Entente Commerciale: The Soviet Union and West Africa
The Afro-Soviet entente is as much an economic as a political relationship. Although not yet substantial, commercial ties between the two continents are significant both because they are, in theory, mutually beneficial and because they provide scope for development from a few loose strands to a complex network of economic relations. Ghana was one of the first African countries to attempt to improve its economic links with the USSR and therefore illustrates better than most, the possibilities and pitfalls entailed in such an attempt. Its close neighbour Nigeria, was much more reserved in its dealings with the Soviet bloc and provides a valuable contrast which illustrates the gains and losses accruing to Ghana by virtue of its intimate contact with Russia. The potential of the USSR and the other centrally planned economies to provide a new market for the exports of less developed countries and to become an additional source of development assistance, is of particular interest at the present time when the Third World is groping towards a new international economic order.
KeywordsCocoa Butter Free Market Bilateral Trade Socialist Country Cocoa Bean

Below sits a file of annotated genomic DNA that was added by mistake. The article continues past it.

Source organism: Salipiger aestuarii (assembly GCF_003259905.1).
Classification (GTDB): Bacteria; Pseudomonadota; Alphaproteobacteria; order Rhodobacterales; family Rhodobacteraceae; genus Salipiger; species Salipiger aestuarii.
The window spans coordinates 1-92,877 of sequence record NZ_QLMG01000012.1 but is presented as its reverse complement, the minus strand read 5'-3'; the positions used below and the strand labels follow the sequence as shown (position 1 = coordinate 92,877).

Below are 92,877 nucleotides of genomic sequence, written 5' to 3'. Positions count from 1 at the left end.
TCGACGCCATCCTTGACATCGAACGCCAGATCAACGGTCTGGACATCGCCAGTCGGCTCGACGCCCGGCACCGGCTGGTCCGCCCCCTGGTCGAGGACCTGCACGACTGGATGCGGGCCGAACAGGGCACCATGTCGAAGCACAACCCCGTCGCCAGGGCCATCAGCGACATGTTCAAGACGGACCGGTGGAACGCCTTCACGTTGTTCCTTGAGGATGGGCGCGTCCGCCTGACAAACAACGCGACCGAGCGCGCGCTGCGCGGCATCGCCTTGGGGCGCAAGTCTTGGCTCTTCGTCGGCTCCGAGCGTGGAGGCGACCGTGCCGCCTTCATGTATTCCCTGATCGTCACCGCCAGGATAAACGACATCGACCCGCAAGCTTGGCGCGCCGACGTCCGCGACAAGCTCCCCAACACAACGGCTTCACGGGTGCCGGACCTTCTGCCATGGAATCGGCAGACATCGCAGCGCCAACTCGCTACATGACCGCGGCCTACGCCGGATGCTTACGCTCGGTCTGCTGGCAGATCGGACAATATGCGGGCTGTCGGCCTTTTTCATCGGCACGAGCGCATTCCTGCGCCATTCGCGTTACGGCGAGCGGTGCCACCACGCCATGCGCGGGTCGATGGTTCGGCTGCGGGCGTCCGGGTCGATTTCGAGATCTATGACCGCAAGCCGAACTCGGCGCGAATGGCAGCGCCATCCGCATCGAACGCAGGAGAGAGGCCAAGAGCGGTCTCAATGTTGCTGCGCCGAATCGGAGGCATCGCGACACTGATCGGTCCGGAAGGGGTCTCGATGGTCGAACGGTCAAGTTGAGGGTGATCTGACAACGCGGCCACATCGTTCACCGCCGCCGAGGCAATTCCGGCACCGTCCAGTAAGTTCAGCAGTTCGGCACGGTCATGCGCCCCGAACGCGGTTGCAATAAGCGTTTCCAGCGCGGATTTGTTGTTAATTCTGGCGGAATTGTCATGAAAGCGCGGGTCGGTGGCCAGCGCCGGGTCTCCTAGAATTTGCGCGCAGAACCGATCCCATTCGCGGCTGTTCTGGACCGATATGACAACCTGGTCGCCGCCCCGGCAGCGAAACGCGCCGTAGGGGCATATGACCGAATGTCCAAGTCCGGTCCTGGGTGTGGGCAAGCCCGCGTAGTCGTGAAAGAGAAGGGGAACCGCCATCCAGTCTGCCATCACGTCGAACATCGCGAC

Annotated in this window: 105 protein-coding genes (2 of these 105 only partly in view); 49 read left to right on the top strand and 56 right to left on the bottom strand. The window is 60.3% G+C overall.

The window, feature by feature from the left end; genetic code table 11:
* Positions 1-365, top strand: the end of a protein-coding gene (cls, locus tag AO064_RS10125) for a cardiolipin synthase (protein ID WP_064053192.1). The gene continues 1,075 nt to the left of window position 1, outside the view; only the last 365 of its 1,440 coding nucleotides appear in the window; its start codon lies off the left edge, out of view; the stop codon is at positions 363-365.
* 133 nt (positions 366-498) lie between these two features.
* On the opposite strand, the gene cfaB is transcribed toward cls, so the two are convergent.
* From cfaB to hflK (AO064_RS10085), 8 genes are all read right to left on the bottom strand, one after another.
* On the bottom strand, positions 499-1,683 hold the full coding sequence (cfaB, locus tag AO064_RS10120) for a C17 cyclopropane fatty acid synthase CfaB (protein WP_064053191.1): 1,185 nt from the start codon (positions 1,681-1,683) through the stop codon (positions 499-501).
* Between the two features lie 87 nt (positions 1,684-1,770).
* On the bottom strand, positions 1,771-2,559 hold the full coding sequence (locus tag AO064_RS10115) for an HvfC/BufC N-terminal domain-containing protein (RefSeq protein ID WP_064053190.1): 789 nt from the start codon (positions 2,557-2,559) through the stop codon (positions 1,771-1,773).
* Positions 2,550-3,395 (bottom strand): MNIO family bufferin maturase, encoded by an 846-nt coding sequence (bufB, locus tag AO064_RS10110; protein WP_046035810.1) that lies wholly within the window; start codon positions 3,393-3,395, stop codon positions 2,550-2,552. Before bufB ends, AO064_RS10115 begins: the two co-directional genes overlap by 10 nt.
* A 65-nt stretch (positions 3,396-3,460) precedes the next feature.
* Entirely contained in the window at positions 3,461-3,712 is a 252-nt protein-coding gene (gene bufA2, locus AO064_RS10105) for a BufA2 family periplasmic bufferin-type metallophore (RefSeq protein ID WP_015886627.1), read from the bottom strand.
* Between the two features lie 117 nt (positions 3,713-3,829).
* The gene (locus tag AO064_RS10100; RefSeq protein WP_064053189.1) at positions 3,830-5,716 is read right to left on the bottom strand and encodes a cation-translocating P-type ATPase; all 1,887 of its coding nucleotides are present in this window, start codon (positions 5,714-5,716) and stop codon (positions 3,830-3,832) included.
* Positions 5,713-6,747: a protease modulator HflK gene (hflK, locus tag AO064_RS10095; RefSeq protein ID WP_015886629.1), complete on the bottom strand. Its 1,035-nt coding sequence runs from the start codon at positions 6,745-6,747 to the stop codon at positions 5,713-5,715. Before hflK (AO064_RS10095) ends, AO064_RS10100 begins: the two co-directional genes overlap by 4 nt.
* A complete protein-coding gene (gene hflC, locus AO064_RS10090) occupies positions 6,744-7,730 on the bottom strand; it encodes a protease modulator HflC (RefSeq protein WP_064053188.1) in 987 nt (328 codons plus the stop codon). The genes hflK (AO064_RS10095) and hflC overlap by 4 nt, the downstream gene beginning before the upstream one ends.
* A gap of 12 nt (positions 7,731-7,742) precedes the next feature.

Unable to display preview. Download preview PDF.
- 5.Tony Killick, ‘The Economics of Cocoa’ in W. Birmingham, I. Neustadt, and E. N. Omaboe eds. A Study of Contemporary Ghana (London, 1966), vol 1.Google Scholar
- 8.Gill and Duffus Ltd., Cocoa Market Reports no 242 (London, 1971).Google Scholar
- 12.Ghana, Parliamentary Debates (Accra, 1966), vol. 43, cols 6478–88.Google Scholar
- 22.W. E. Abraham, Report of the Commission of Enquiry into Trade Malpractices in Ghana (Accra: 1965), par. 47.Google Scholar
- 33.Kurt Muller, ‘Soviet and Chinese Programmes of Technical Aid to African Countries’, in S. Hamrell and C. G. Widstrand (eds.) The Soviet Bloc, China and Africa, Uppsala 1964 p. 117.Google Scholar
- 41.B. R. Stokke, Soviet and Eastern European Trade and Aid in Africa (New York 1967 ), p. 73.Google Scholar
- 43.Arthur M. Schlesinger, Jr., A Thousand Days (New York, 1967).Google Scholar